A retrospective cohort study involving a review of electronic medical records of inpatients receiving SPS for the treatment of hyperkalemia was conducted at the Jesse Brown Veteran Affairs Medical Center, between January 1, 2006 and December 31, 2006. Hyperkalemia was defined as a serum potassium concentration >5.1 mmol/L, as this concentration corresponded to the upper limit of normal for serum potassium at our hospital. The patient list was generated from prescription databases. Exclusion criteria included: chronic SPS use, rectal administration of SPS, multiple doses of SPS spaced less than 6 hours apart, a hemolyzed laboratory specimen, current hemodialysis, lack of a follow‐up serum potassium concentration, or other treatments started for hyperkalemia at the time of the event, specifically insulin, dextrose, albuterol, and/or furosemide. This study protocol received approval from the local Institutional Review Board and the hospital's research and development committee.

Data Collection

The Computerized Patient Record System (CPRS), the electronic medical record system used at Jesse Brown VA Medical Center (JBVAMC), was utilized to gather patient baseline demographic information consisting of age, gender, weight, and height. Data on comorbid conditions such as hypertension (HTN), diabetes mellitus (DM), chronic heart failure (CHF), chronic kidney disease (CKD), and acute renal failure (ARF) was identified from the patient's problem list in the medical record. Additionally, the authors abstracted information about concomitant hyperkalemia‐precipitating medications including ACE inhibitors, ARBs, potassium‐sparing diuretics, aldosterone antagonists, NSAIDs, potassium supplements, and antibiotics such as trimethoprim/sulfamethoxazole. Progress notes and discharge summaries were reviewed for documentation of ARF. Laboratory information including serum creatinine, blood urea nitrogen, potassium, sodium, and calcium concentrations before and after SPS administration was recorded. The date and time of laboratory draws were also collected. Data on SPS administration regarding time and date, as well as dosing information, was obtained from the medication administration records.

Outcomes

The primary outcome were the mean change in serum potassium after a single dose of SPS compared to the baseline. The data were also evaluated based on the dose of SPS that was administered, 15 gm, 30 gm, 45 gm, or 60 gm doses of SPS. Secondary outcomes were the mean change in sodium and calcium concentrations.

Statistical Analysis

In order to complete the statistical analysis for the study, continuous variables were summarized as mean standard deviation, and categorical variables were summarized as frequency counts and proportions. Group comparisons for categorical data in baseline characteristics were performed using the Fisher's exact test and the chi‐square test. The comparisons for continuous data in baseline characteristics were performed using analysis of variance (ANOVA). A paired t‐test was then used to compare changes in potassium, calcium, and sodium concentrations and again to compare the changes in potassium concentrations by different dosage groups. Subset analysis also required the paired t‐test. The differences in the change of potassium concentration between dosage groups were analyzed by ANOVA. Post hoc comparisons were performed to identify which groups were statistically different from each other. A P value less than 0.05 was considered statistically significant. The effect of dosage on primary outcome was also assessed by adjusting baseline characteristics using analysis of covariance (ANCOVA). Least square means (LSMEAN) of the primary outcome were calculated using the ANCOVA model with the SPS dosage groups as the main categorical independent variable and the baseline characteristics in Table 1 as the covariates. The LSMEAN are group means after controlling for covariates (they are the predicted group means, predicted as the population mean values of the covariates in the model). All statistical analyses were done using SAS software, version 9.1 (Cary, NC).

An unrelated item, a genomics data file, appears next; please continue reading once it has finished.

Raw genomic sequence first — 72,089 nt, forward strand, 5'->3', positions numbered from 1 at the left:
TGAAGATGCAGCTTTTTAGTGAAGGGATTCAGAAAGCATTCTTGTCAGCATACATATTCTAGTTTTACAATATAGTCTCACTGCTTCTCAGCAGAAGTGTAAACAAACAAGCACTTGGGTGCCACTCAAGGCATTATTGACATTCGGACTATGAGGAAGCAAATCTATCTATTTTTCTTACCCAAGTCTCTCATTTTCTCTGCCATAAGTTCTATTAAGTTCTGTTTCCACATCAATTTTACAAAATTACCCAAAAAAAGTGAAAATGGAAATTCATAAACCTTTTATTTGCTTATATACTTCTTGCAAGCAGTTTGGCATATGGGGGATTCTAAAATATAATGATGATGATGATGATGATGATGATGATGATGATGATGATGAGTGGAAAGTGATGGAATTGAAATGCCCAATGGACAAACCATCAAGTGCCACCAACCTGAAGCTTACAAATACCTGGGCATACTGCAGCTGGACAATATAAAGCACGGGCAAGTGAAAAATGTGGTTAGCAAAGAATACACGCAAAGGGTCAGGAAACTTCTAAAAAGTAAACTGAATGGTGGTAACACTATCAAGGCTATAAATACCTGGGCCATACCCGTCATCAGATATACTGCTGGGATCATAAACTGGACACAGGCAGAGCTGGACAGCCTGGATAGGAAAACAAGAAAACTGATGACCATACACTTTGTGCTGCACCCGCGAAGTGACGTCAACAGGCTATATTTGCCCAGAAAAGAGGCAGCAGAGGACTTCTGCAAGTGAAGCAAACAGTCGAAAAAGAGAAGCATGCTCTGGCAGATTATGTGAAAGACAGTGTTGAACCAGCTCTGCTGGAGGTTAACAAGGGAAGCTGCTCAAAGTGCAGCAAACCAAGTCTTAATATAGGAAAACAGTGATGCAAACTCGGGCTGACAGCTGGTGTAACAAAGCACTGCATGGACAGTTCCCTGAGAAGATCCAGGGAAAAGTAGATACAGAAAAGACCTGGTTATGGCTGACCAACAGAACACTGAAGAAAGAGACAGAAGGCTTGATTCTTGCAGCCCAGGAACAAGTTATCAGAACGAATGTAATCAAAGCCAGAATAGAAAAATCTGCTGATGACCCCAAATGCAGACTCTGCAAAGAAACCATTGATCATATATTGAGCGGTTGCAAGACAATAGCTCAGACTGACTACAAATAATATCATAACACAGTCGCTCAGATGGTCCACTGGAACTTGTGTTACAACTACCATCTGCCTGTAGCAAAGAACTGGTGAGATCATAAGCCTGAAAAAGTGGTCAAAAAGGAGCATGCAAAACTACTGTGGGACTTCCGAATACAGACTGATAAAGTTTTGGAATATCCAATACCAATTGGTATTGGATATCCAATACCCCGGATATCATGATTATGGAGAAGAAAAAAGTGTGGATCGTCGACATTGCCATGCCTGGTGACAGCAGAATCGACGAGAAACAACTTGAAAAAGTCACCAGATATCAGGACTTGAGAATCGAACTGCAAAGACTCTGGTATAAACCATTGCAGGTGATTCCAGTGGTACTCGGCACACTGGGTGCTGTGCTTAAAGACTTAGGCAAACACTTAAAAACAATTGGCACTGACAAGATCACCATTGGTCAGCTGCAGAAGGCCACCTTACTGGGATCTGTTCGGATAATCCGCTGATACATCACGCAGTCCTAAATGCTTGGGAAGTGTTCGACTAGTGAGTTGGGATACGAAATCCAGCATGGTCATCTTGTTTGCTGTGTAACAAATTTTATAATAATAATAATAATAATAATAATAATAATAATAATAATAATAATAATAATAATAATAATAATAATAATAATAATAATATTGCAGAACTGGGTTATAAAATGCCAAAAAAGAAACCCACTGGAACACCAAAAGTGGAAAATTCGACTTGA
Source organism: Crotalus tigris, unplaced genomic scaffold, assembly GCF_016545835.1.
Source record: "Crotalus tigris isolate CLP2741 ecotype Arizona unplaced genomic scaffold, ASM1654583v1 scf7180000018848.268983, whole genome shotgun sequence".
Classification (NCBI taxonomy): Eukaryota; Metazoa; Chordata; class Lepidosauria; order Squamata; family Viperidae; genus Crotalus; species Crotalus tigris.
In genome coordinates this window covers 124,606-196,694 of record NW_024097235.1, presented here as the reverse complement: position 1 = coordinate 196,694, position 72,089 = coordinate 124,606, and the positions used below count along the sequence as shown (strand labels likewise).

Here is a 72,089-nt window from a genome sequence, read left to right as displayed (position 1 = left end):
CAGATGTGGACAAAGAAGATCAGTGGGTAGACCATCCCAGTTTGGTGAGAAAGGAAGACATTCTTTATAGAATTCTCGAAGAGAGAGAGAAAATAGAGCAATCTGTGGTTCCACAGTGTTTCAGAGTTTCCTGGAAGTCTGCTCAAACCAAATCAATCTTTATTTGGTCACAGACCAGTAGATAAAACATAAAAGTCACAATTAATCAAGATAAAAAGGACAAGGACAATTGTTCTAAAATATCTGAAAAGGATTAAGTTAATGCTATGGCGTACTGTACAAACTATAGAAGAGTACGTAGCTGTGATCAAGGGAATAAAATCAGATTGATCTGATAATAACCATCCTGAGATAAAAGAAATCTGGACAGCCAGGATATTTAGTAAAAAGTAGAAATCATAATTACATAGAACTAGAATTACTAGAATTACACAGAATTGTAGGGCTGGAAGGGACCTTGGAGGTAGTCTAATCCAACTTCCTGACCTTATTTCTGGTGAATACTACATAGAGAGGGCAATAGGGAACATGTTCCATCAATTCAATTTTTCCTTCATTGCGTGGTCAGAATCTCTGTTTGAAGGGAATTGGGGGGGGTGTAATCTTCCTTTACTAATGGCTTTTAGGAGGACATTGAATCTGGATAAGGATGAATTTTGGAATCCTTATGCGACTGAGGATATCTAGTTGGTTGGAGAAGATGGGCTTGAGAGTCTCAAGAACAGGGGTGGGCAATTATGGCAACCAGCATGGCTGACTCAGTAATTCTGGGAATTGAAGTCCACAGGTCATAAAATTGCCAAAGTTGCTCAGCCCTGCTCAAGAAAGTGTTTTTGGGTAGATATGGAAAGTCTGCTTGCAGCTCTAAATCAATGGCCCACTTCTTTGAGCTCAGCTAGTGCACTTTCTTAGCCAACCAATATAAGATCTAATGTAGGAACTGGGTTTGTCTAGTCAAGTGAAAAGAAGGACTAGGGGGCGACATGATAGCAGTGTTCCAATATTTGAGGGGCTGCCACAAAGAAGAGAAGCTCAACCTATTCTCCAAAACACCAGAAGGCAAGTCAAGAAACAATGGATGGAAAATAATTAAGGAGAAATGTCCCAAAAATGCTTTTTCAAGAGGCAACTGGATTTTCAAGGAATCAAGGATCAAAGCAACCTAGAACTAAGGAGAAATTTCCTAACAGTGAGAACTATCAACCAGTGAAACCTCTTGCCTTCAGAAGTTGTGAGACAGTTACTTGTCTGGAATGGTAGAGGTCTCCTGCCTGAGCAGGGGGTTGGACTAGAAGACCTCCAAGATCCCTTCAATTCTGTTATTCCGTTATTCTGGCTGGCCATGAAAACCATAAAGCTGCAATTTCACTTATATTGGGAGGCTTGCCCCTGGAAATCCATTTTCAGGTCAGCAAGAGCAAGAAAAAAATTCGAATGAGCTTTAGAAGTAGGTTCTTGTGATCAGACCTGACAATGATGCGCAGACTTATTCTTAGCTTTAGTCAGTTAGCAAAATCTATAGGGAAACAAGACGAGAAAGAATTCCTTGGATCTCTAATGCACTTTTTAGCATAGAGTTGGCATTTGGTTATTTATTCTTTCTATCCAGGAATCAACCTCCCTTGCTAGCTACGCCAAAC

Patient Baseline Characteristics
All (n = 122)15 gm (n = 30)30 gm (n = 60)45 gm (n = 19)60 gm (n = 13)P Value
  • NOTE: The values in parenthesis are the percentages for the dichotomous variables and the standard deviations for the continuous variables are in the format.

  • Statistically significant result.

Male, n (%)121 (99)30 (100)60 (100)18 (95)13 (100)0.14
Age (year)69.0 11.470.71 0.570.2 11.568.0 1.763.8 12.20.25
Height (inch)69.0 3.569.2 4.668.8 3.368.2 3.070.5 1.30.31
Weight (kg)81.4 20.777.3 15.083.1 23.382.7 21.781.6 18.10.64
Hypertension, n (%)96 (79)29*(97)47 (78)12 (63)8 (62)0.01*
Diabetes Mellitus, n (%)41 (34)10 (33)21 (35)6 (32)4 (31)0.99
Chronic kidney disease, n (%)46 (38)10 (33)21 (35)8 (42)7 (54)0.57
Heart failure, n (%)32 (26)12 (40)13 (22)6 (32)1 (8)0.10